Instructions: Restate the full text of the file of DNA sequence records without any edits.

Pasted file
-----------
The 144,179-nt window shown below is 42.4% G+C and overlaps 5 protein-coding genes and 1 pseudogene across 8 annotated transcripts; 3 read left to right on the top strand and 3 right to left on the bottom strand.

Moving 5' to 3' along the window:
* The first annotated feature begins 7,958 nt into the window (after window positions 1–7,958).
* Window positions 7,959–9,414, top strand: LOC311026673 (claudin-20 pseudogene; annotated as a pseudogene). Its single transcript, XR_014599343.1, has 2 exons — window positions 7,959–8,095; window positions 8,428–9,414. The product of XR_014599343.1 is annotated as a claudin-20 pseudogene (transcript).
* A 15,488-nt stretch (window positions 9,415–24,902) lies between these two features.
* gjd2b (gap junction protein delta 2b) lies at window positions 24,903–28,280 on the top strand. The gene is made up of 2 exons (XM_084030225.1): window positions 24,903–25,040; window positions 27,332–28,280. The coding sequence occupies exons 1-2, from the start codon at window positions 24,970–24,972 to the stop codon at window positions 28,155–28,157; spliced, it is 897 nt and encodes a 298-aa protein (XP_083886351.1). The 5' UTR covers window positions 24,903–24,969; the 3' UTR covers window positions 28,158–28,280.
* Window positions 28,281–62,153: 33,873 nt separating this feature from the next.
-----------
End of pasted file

The 144,179-nt window shown below is 42.4% G+C and overlaps 5 protein-coding genes and 1 pseudogene across 8 annotated transcripts; 3 read left to right on the top strand and 3 right to left on the bottom strand.

Moving 5' to 3' along the window:
* The first annotated feature begins 7,958 nt into the window (after window positions 1–7,958).
* Window positions 7,959–9,414, top strand: LOC311026673 (claudin-20 pseudogene; annotated as a pseudogene). Its single transcript, XR_014599343.1, has 2 exons — window positions 7,959–8,095; window positions 8,428–9,414. The product of XR_014599343.1 is annotated as a claudin-20 pseudogene (transcript).
* A 15,488-nt stretch (window positions 9,415–24,902) lies between these two features.
* gjd2b (gap junction protein delta 2b) lies at window positions 24,903–28,280 on the top strand. The gene is made up of 2 exons (XM_084030225.1): window positions 24,903–25,040; window positions 27,332–28,280. The coding sequence occupies exons 1-2, from the start codon at window positions 24,970–24,972 to the stop codon at window positions 28,155–28,157; spliced, it is 897 nt and encodes a 298-aa protein (XP_083886351.1). The 5' UTR covers window positions 24,903–24,969; the 3' UTR covers window positions 28,158–28,280.
* Window positions 28,281–62,153: 33,873 nt separating this feature from the next.